Green Open Access explained to non-scientists

2013-11-13T16:34:30Z (GMT) by Daniel Graziotin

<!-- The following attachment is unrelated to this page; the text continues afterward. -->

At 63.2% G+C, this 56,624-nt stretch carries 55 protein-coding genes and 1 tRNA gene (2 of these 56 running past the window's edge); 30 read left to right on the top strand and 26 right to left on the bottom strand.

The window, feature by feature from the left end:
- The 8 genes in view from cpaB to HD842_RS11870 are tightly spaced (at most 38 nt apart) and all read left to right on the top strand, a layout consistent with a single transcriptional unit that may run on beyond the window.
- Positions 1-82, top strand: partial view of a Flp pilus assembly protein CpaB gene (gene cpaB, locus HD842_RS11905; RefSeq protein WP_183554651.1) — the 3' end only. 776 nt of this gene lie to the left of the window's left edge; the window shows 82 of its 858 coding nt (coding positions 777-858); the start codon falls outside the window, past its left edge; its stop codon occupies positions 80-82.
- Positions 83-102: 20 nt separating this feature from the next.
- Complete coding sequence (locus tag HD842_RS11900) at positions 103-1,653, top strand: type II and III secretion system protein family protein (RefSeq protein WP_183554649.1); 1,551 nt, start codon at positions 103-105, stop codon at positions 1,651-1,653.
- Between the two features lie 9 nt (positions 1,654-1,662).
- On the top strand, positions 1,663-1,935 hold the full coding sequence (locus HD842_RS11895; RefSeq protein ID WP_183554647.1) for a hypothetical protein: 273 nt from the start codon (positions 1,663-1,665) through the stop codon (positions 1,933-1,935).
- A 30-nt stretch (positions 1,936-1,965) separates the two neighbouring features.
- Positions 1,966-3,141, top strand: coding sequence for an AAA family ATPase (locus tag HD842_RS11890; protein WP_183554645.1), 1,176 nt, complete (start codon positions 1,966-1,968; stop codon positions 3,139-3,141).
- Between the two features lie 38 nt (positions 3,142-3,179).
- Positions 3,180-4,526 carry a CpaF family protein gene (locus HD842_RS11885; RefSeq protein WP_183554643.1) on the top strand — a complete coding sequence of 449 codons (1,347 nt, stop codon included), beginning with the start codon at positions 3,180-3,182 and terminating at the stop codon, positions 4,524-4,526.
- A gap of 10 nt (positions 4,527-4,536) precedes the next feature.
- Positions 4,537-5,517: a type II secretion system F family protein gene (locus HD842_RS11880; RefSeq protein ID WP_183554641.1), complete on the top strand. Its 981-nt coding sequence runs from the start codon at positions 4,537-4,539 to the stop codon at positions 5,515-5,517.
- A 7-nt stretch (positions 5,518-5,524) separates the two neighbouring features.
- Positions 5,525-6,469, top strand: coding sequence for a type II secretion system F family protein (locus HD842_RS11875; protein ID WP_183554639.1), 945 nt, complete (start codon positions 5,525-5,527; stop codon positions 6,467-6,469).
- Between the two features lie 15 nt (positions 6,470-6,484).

<p>Slides for an invited talk at SFScon 2013:</p> <p>When research articles are accepted for publication, researchers usually transfer their copyright to the publishers. Consequently, publishers own research articles and can impose expensive paywalls to institutions and single individuals. Scientific knowledge gets hindered by those who should spread it. However, many are not aware of the right to self-archive preprints and postprints of a paper. This presentation, delivered at SFScon13 , is aimed to practitioners and politicians. It explains how scientific knowledge is produced and how traditional publishing system hinders it instead of spreading it. It reports the status of green Open Access adoption at the Faculty of Computer Science, Free University of Bozen-Bolzano (N=49). It infers that green Open Access adoption is limited by a lack of tools to support the process of self-archiving, and by a still great misinformation. Finally, it presents the Web tool rchive<strong>it</strong>, developed to spread the adoption of green Open Access.</p>